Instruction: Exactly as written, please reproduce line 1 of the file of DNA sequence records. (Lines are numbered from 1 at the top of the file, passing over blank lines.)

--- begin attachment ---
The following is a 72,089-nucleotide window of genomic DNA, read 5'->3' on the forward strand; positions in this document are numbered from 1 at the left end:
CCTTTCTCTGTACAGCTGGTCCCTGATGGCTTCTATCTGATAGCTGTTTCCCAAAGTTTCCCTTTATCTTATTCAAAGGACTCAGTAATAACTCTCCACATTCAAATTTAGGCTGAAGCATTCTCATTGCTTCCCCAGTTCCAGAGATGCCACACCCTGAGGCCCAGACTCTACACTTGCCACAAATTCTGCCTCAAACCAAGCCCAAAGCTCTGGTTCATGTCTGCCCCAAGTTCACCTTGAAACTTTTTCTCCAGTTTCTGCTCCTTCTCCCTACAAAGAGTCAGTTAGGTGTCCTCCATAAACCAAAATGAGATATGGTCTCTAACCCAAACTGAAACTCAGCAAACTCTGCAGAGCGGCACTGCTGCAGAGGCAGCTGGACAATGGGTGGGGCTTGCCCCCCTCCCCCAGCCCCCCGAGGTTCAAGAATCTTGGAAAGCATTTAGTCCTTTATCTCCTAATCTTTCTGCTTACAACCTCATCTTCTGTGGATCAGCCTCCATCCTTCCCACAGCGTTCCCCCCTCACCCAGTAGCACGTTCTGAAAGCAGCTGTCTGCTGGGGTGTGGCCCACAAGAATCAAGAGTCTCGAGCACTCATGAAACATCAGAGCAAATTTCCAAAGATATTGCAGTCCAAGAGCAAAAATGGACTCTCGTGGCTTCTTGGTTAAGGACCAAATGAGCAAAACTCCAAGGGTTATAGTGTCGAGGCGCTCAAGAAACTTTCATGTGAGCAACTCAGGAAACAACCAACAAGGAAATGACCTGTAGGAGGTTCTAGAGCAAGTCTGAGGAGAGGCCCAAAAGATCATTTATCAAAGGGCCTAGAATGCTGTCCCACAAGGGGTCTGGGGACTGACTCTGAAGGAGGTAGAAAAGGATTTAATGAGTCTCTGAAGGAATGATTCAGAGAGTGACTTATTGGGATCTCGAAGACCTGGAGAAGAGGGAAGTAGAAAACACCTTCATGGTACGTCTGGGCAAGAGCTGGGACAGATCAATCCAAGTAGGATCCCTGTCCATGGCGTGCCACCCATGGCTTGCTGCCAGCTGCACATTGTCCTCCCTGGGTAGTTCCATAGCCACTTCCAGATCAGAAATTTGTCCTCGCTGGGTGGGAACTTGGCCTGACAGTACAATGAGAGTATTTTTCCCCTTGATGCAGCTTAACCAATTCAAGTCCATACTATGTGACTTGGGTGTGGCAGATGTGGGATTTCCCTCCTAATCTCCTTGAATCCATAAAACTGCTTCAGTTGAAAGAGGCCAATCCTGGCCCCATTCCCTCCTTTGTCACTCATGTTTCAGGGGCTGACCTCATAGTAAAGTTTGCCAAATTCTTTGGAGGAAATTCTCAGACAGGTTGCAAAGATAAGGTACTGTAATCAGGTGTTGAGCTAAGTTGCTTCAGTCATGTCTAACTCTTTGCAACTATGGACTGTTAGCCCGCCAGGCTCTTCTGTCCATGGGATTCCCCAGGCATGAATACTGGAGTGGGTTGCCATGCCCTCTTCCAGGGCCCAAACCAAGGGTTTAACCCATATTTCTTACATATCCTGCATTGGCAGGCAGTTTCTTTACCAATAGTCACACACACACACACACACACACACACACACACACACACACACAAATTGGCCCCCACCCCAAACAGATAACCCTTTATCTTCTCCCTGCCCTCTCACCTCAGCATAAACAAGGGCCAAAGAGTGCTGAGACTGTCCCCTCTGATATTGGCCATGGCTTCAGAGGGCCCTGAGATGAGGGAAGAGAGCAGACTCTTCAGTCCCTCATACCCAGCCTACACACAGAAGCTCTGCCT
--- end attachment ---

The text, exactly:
The following is a 72,089-nucleotide window of genomic DNA, read 5'->3' on the forward strand; positions in this document are numbered from 1 at the left end: